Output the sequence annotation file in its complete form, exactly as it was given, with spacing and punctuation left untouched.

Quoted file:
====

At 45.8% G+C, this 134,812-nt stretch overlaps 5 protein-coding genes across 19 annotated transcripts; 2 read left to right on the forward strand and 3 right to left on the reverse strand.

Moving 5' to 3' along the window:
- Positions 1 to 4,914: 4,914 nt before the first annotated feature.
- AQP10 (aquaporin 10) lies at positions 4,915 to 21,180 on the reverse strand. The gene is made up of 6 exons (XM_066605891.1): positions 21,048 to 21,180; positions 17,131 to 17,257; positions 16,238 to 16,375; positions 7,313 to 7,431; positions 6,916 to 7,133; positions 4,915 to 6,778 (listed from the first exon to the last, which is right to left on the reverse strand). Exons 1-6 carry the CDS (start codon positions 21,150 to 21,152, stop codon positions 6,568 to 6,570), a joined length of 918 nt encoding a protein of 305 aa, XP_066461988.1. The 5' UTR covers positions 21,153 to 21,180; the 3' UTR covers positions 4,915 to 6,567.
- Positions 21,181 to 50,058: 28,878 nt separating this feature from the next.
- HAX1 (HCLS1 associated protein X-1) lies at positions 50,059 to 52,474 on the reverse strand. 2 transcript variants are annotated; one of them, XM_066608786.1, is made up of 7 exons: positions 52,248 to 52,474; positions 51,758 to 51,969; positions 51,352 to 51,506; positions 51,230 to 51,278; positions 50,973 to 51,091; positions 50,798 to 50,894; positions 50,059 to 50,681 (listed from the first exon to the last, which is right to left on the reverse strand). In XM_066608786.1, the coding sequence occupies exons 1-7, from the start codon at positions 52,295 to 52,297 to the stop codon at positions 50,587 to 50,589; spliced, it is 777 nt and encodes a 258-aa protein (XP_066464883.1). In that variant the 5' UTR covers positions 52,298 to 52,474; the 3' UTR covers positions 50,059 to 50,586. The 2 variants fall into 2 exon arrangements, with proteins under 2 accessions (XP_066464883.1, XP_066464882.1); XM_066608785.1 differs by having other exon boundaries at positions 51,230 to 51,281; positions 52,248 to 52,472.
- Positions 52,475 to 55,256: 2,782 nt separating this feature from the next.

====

At 45.8% G+C, this 134,812-nt stretch overlaps 5 protein-coding genes across 19 annotated transcripts; 2 read left to right on the forward strand and 3 right to left on the reverse strand.

Moving 5' to 3' along the window:
- Positions 1 to 4,914: 4,914 nt before the first annotated feature.
- AQP10 (aquaporin 10) lies at positions 4,915 to 21,180 on the reverse strand. The gene is made up of 6 exons (XM_066605891.1): positions 21,048 to 21,180; positions 17,131 to 17,257; positions 16,238 to 16,375; positions 7,313 to 7,431; positions 6,916 to 7,133; positions 4,915 to 6,778 (listed from the first exon to the last, which is right to left on the reverse strand). Exons 1-6 carry the CDS (start codon positions 21,150 to 21,152, stop codon positions 6,568 to 6,570), a joined length of 918 nt encoding a protein of 305 aa, XP_066461988.1. The 5' UTR covers positions 21,153 to 21,180; the 3' UTR covers positions 4,915 to 6,567.
- Positions 21,181 to 50,058: 28,878 nt separating this feature from the next.
- HAX1 (HCLS1 associated protein X-1) lies at positions 50,059 to 52,474 on the reverse strand. 2 transcript variants are annotated; one of them, XM_066608786.1, is made up of 7 exons: positions 52,248 to 52,474; positions 51,758 to 51,969; positions 51,352 to 51,506; positions 51,230 to 51,278; positions 50,973 to 51,091; positions 50,798 to 50,894; positions 50,059 to 50,681 (listed from the first exon to the last, which is right to left on the reverse strand). In XM_066608786.1, the coding sequence occupies exons 1-7, from the start codon at positions 52,295 to 52,297 to the stop codon at positions 50,587 to 50,589; spliced, it is 777 nt and encodes a 258-aa protein (XP_066464883.1). In that variant the 5' UTR covers positions 52,298 to 52,474; the 3' UTR covers positions 50,059 to 50,586. The 2 variants fall into 2 exon arrangements, with proteins under 2 accessions (XP_066464883.1, XP_066464882.1); XM_066608785.1 differs by having other exon boundaries at positions 51,230 to 51,281; positions 52,248 to 52,472.
- Positions 52,475 to 55,256: 2,782 nt separating this feature from the next.